The classic margarita has salt on the rim. Sophie recommends a half rim so that people can alternate between salt and no salt to suit their tastes. As Nick explains: “The salt will enhance the flavours carried from the alcohol and work to soften the acidity from the lime juice, without needing to add excess sweetening agents.”
To salt the rim of the glass, put some sea salt on to a dinner plate (Michael advocates spending a little more money to make sure you’ve got a quality salt for your drinks), coat the outside of the rim of the glass with lime juice using a wedge, and then gently roll the glass in the salt. Take a napkin to gently wipe off any salt which has become stuck to the inside of the glass too.
If you’re having trouble with the salt sticking, you can use agave syrup (the syrup from the agave plant) instead of lime juice to really get the salt to stick. This top tip from Sophie will ensure you get a photo-perfect rim of salt, especially useful if you want to Instagram your creation. It can take a bit of practice to get this right though, agave is very sticky!
A margarita is a shaken cocktail. This is important as you need to make sure that the spirit and liqueur are well combined with the citrus. It’s also important to properly aerate the cocktail, but you need to be careful not to over-dilute. Nick recommends you stop shaking before it sounds like the ice has been smashed to shards, you should hear the change as your cocktail shaker (or jam jar if you don’t have a shaker) moves backwards and forwards to the side of your head – so be sure to listen carefully!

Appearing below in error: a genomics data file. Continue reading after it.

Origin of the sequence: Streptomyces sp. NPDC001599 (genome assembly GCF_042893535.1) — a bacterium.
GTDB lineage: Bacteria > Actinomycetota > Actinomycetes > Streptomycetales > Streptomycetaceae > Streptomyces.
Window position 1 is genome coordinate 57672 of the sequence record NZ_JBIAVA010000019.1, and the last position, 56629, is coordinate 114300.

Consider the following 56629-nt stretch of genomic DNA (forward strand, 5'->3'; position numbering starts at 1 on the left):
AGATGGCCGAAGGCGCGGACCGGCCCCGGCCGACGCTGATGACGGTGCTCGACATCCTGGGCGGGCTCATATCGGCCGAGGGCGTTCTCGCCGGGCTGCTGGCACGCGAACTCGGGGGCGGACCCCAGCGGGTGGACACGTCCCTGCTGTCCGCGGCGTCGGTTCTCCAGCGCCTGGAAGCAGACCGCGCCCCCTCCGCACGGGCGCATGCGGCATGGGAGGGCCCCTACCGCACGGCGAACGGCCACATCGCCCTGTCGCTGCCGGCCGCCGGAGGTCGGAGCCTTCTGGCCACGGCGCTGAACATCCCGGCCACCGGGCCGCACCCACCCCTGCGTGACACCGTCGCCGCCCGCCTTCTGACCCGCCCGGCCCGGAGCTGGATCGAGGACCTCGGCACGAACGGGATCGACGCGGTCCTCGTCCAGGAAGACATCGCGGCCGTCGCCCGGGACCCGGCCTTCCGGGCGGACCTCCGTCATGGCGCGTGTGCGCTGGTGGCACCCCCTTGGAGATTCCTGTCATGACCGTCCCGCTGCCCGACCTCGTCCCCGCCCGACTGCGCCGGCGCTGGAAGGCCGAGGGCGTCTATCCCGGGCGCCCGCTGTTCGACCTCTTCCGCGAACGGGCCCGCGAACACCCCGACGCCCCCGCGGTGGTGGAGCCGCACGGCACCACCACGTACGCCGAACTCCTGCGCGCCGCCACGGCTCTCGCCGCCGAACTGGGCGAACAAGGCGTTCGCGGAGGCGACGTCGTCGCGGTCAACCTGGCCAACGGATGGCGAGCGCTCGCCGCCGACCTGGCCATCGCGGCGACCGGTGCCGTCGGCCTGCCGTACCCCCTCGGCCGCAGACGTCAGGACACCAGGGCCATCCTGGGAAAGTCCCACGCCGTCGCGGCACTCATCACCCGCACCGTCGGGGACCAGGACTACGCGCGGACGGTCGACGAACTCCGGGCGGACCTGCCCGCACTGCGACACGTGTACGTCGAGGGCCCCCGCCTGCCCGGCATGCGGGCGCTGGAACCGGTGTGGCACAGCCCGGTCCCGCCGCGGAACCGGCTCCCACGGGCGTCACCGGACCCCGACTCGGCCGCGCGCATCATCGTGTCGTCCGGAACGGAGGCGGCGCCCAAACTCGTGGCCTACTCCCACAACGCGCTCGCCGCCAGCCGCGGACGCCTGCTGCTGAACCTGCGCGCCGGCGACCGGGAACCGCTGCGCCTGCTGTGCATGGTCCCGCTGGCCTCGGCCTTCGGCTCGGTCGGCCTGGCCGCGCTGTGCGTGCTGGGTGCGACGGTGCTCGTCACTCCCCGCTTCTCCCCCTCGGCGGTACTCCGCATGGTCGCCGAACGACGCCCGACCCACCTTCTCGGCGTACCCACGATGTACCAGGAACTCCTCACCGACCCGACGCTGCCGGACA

Classic margarita recipe
30ml lime juice
25ml triple sec or curaçao
Shake all the ingredients with ice and double-strain into a martini glass with a salted rim. Garnish with a lime wheel or wedge on the side of the glass (this has the added benefit that you can use it to remove the salt rim if you decide you don’t want it!).
Twists and variations
There are many twists and variations on the margarita, from adding fruit, to serving it frozen by blending with ice, perfect for summer time. The most famous twist on a margarita that involves changing the actual ingredients is unquestionably the Tommy’s margarita. Created by tequila legend Julio Bermejo at Tommy’s restaurant in San Francisco, the now-iconic Tommy’s margarita features agave syrup in place of curaçao. This has the benefit of being softer and more complementary to the flavours from the tequila, allowing them to sing, rather than mask them. Otherwise the formula remains the same. However it’s also served on the rocks (over ice) rather than in a martini glass and does not feature salt on the rim.
30ml lime juice
25ml agave syrup (50:50 mixture of agave syrup and water)
Shake all the ingredients with ice and strain into a rocks glass filled with ice. Garnish with a lime wheel.
A great twist championed by Nick Caputo is the Toreador, which switches out the triple sec for apricot brandy to give a fruity twist. Shaken and strained into a chilled cocktail glass, this one comes ungarnished. Michael Sutherland is a fan of switching the tequila for mezcal, which is also produced from the agave plant, but introduces a cooking step, giving a smoky flavour. Think of it like tequila’s bolder, smokier older brother. Mezcal margaritas therefore work better if you make them ‘Tommy’s style’, using the Tommy’s ratios above using agave syrup.
More on margaritas…
How do you make your margarita? We’d love to hear your tricks and techniques…